WICHITA, Kan. — Bone-chilling screams split the air.
Terrified voices shout "Jesus!" and "I love you!" to seek divine protection or share one final message.
The haunting audio of people taking last-moment shelter from tornadoes that devastated Joplin and parts of the Deep South last spring opens the storm-spotter training presentation given this spring by the Wichita, Kan., branch of the National Weather Service.
The sounds transport the audience back to the deadliest year for tornadoes in decades, shattering the illusion that the era of high death tolls from tornadoes had passed.
Last year saw 260 tornadoes strike the Deep South on April 27 — the most tornadoes ever recorded in a 24-hour period. Those tornadoes combined killed 320 people.
On May 22, an EF5 tornado with wind speeds in excess of 200 mph demolished much of south Joplin, killing 158 people — the deadliest single tornado since 1947.
Every person heard on the audio opening the presentation had sought some form of shelter from the tornadoes that struck, said Chance Hayes, warning coordination meteorologist for the weather service's Wichita branch.
Each of them managed to survive, Hayes said, but "some of them were in places they should not have been in," such as big-box stores or mobile homes.
"If they're waiting for the sirens to sound, they have waited too long. They need to be prepared beforehand."
Hayes was part of the weather service team that audited the watches and warnings issued from the Birmingham, Ala., branch to see what worked and what didn't.
"In Alabama, those folks had a week's worth of notification that the storms were going to occur," Hayes said. "If they had no clue it was going to be a bad day, they were in a hole. They should have known that."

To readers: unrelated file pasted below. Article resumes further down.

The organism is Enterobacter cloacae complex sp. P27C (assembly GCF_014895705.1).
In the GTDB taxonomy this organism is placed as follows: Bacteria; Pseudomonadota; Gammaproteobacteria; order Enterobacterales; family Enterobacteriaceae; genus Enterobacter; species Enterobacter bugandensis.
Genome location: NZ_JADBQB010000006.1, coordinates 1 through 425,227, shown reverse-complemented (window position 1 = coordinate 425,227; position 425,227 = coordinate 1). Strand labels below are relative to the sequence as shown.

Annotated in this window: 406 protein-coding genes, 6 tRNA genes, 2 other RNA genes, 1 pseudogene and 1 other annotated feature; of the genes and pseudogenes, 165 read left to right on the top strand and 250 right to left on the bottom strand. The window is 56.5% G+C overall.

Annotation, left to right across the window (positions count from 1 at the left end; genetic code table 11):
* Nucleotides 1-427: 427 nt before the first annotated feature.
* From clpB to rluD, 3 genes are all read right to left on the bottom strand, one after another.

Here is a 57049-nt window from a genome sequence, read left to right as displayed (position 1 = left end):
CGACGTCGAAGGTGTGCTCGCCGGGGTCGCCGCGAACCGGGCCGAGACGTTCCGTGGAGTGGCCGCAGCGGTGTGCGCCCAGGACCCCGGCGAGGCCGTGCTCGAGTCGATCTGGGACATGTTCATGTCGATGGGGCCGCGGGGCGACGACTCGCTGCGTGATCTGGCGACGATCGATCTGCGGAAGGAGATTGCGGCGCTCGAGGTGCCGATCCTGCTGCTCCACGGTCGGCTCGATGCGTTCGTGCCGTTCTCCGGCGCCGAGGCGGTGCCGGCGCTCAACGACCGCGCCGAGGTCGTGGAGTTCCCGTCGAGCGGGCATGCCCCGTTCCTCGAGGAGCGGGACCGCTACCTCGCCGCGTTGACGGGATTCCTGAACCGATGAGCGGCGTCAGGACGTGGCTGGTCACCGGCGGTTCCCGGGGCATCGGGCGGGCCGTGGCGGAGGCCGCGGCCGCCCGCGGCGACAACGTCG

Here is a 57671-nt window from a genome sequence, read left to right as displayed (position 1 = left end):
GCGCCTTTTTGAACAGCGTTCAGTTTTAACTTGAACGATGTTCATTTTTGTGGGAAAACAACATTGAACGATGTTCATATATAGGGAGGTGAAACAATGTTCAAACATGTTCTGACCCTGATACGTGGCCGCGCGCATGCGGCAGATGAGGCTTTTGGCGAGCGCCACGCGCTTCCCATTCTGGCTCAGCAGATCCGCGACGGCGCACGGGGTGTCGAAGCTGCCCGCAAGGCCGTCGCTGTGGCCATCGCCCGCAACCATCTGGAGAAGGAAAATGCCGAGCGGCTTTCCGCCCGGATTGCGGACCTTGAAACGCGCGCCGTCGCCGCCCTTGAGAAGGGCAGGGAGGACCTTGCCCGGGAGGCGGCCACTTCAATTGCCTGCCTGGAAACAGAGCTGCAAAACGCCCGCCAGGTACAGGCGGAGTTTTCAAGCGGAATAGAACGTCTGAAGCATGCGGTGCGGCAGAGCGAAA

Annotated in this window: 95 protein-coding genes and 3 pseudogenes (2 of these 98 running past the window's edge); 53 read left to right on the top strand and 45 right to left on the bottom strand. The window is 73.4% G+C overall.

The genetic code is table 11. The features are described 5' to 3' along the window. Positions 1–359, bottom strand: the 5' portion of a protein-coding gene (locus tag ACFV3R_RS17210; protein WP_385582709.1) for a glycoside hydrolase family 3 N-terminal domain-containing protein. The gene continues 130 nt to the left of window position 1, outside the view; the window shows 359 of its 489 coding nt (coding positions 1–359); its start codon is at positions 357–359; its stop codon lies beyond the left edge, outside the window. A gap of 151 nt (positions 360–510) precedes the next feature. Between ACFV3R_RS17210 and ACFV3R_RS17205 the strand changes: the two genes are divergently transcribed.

Joplin was a different story, he said.
There was only a slight risk for severe weather issued that day by the Storm Prediction Center, but conditions rapidly became much more favorable for severe weather to occur as the day unfolded.
Even then, interviews conducted after the tornado hit showed residents had anywhere from two to nine alerts or "risk signals" that severe weather was imminent before they took shelter, Hayes said.
Risk signals could be anything from looking outside and seeing threatening clouds to an alert put out by weather radio or shared by a television meteorologist.
"The sirens were the first risk signal for most folks in Joplin," Hayes said. "What they didn't realize, however, was how serious it was.
"They had no clue."
Hayes said he hopes residents will soon learn to take appropriate shelter after just two or three risk signals, such as a siren sounding and then a check of television or radio to confirm the immediacy of the threat.
In response to what happened last year, local weather officials are stressing awareness, escape routes and safety zones in this year's storm-spotter safety classes.
They know storm chasers and spotters aren't the only people who come to the classes. Many are residents simply wanting to learn more about the weather.
If phone calls are any indication, crowds for this year's classes will be larger than any in years, Jim Schmidt, Butler County Emergency Management director, said.
The classes for the Wichita area and in southeast Kansas began last week and continue through early April.
It's easier than ever for people to stay aware of dangerous weather approaching, Hayes said.
With weather radios, television stations, radio stations providing live coverage, social media and other sources — including the telephone and your own eyes — there's no reason for people to be surprised by threatening storms.
The key is being alert and knowing where to go for shelter before the storm hits.
Weather officials are stressing a simple message for motorists driving into ugly looking storms: Don't.
If a storm has a blue-green tint, it's likely loaded with heavy rain and hail.
If the storm stretches to the horizon and has clouds that bend like a bow at the front and look like a shelf, strong winds are approaching.
Dark blue patches in storms signify particularly heavy rain, which can be dangerous to drive in.
In such instances, Hayes said, it's better to drive away from the storm or seek shelter in a building until the storm passes.
People who will be driving at night should check for watches or warnings before they leave, as well as for radar covering their intended paths to see if they'll run into severe weather.
They can also monitor radar on their smartphones.